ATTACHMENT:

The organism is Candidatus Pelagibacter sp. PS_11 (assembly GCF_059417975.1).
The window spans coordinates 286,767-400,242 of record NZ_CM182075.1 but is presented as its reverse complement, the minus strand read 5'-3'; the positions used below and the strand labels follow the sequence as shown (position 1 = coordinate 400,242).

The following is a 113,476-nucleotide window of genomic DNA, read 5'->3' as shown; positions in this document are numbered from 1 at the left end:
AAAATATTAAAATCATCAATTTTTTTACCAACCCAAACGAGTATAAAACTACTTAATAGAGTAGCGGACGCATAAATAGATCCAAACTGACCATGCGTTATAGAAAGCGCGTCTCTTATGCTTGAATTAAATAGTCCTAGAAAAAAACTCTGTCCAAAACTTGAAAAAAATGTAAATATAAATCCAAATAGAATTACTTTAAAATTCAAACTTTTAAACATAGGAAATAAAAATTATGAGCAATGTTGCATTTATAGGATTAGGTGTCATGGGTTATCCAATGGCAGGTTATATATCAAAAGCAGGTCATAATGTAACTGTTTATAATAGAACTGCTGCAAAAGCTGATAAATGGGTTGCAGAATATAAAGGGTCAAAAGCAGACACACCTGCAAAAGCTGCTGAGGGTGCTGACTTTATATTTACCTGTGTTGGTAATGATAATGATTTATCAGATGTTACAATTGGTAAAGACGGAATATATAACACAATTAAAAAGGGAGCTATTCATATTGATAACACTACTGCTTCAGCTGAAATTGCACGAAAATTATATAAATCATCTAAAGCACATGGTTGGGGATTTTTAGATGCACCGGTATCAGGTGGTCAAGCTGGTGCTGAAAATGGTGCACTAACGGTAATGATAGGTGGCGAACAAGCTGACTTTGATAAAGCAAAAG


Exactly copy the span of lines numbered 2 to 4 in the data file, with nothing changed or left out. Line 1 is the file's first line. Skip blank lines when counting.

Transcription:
The window spans coordinates 286,767-400,242 of record NZ_CM182075.1 but is presented as its reverse complement, the minus strand read 5'-3'; the positions used below and the strand labels follow the sequence as shown (position 1 = coordinate 400,242).

The following is a 113,476-nucleotide window of genomic DNA, read 5'->3' as shown; positions in this document are numbered from 1 at the left end:
AAAATATTAAAATCATCAATTTTTTTACCAACCCAAACGAGTATAAAACTACTTAATAGAGTAGCGGACGCATAAATAGATCCAAACTGACCATGCGTTATAGAAAGCGCGTCTCTTATGCTTGAATTAAATAGTCCTAGAAAAAAACTCTGTCCAAAACTTGAAAAAAATGTAAATATAAATCCAAATAGAATTACTTTAAAATTCAAACTTTTAAACATAGGAAATAAAAATTATGAGCAATGTTGCATTTATAGGATTAGGTGTCATGGGTTATCCAATGGCAGGTTATATATCAAAAGCAGGTCATAATGTAACTGTTTATAATAGAACTGCTGCAAAAGCTGATAAATGGGTTGCAGAATATAAAGGGTCAAAAGCAGACACACCTGCAAAAGCTGCTGAGGGTGCTGACTTTATATTTACCTGTGTTGGTAATGATAATGATTTATCAGATGTTACAATTGGTAAAGACGGAATATATAACACAATTAAAAAGGGAGCTATTCATATTGATAACACTACTGCTTCAGCTGAAATTGCACGAAAATTATATAAATCATCTAAAGCACATGGTTGGGGATTTTTAGATGCACCGGTATCAGGTGGTCAAGCTGGTGCTGAAAATGGTGCACTAACGGTAATGATAGGTGGCGAACAAGCTGACTTTGATAAAGCAAAAG